With Chinese New Year on Tuesday, we have entered the Year of the Tiger. The children have produced some fabulous writing and artwork based on these fearsome creatures, some of which is on display at Cannon Park Shops – do make sure you go and have a look!
My books this week feature tigers, and other animals.
First, I have The Tyger Voyage by Richard Adams (Watership Down) and Nicola Bayley. A gentleman tyger and his son set sail from Victorian England into the timeless unknown. Together they roam across the seas, through jungles, past ice-covered mountains and erupting volcanoes and many more unexpected hazards along the way.
Told in verse using language to capture the era the story is set in, which is also evoked in Nicola Bayley’s stunning illustrations, this is as captivating today as it was when it was first read to me as a child.
Next, I have Interview With A Tiger by Andy Seed, illustrated by Nick East. Get familiar with 10 fierce and furry beasts as they step up to the mic and share their habits, behaviour, likes and dislikes, favourite foods, and more. Each animal has its own story to tell… and its own attitude…
Having made a tranimalator, Andy Seed has scoured the planet to conduct some amazing interviews with ten spectacular, clawed creatures, including a tiger, wolf, and my personal favourite, a snow leopard.
Each interview is packed with fascinating facts about the animals and their habitats, with each creature’s personality shining through. It has to be said, their views on humans don’t show us in a particularly good light.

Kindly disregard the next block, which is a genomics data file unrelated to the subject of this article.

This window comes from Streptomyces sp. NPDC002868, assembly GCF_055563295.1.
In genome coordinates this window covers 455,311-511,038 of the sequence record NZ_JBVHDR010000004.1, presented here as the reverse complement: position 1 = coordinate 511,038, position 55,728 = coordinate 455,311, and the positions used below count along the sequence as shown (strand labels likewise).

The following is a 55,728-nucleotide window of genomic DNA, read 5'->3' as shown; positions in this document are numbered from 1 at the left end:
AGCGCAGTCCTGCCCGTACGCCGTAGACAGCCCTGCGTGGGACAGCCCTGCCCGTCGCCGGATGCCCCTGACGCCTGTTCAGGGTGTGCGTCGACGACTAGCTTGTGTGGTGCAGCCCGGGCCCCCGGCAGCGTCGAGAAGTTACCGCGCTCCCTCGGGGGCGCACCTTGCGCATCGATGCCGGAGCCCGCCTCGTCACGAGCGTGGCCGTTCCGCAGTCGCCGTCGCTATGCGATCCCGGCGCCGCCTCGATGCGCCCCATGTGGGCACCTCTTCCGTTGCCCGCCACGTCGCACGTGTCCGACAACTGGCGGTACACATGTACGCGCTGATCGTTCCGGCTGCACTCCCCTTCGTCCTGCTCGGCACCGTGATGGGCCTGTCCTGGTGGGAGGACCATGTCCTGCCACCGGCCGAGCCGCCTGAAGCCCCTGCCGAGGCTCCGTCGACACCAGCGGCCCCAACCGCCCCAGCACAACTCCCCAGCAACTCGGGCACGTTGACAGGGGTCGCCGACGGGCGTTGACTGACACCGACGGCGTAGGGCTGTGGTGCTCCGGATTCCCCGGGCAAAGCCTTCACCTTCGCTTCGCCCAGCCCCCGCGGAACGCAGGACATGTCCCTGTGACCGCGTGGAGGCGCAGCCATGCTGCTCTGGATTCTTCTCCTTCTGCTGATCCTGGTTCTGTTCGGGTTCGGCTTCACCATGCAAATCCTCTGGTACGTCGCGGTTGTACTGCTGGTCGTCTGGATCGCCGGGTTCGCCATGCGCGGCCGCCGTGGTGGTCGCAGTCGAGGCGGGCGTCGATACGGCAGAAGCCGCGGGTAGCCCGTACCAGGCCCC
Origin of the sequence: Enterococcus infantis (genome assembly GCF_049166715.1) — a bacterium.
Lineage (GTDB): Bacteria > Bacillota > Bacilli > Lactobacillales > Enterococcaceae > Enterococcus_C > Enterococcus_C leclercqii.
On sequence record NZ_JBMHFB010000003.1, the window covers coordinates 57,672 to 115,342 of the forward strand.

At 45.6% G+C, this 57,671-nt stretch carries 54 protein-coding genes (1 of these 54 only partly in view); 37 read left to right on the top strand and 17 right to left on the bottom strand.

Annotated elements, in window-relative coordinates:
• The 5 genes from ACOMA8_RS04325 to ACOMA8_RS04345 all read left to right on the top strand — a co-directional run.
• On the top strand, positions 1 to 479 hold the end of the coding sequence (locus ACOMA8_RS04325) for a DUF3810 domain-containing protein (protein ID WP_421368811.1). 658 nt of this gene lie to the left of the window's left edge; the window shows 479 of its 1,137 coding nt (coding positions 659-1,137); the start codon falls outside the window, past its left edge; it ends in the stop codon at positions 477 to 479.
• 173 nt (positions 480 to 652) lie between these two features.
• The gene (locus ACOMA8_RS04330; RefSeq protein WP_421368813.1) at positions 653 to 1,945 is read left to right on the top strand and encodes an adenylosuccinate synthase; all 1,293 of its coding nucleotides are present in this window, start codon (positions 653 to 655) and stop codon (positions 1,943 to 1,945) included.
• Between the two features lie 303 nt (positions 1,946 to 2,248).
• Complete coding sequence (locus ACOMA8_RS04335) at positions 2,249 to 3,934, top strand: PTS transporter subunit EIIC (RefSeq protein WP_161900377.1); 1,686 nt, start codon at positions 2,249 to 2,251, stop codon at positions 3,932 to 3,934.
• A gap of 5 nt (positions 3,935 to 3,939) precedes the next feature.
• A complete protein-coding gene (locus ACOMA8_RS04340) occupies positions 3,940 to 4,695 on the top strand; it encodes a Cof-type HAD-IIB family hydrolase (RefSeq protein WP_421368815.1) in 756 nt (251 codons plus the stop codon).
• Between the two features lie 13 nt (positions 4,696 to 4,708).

Nick East’s fabulous illustrations pair perfectly with Andy Seed’s trademark wit and warmth to create a perfect pleasure browser that can be dipped in and out of, but once I started, I found I wanted to meet all of the animals at once.
Finally, I have chosen Carnival Of The Animals by Michael Morpurgo, illustrated by Michael Foreman. Morpurgo’s poems are inspired by The Carnival of the Animals – a humorous musical by the French composer Camille Saint-Saëns. Building on this classic framework, Michael has added many more animals – they speak in their own voices, full of humour and vivacity, to tell of their lives and the impact of humanity on their habitats.
With full colour illustrations throughout, this celebrated partnership has created a gift book with a strong ecological message that will also ignite a love of poetry in young readers and will appeal to fans of The Lost Words. Above all it is a celebration of the natural world in verse, a book to treasure and to inspire.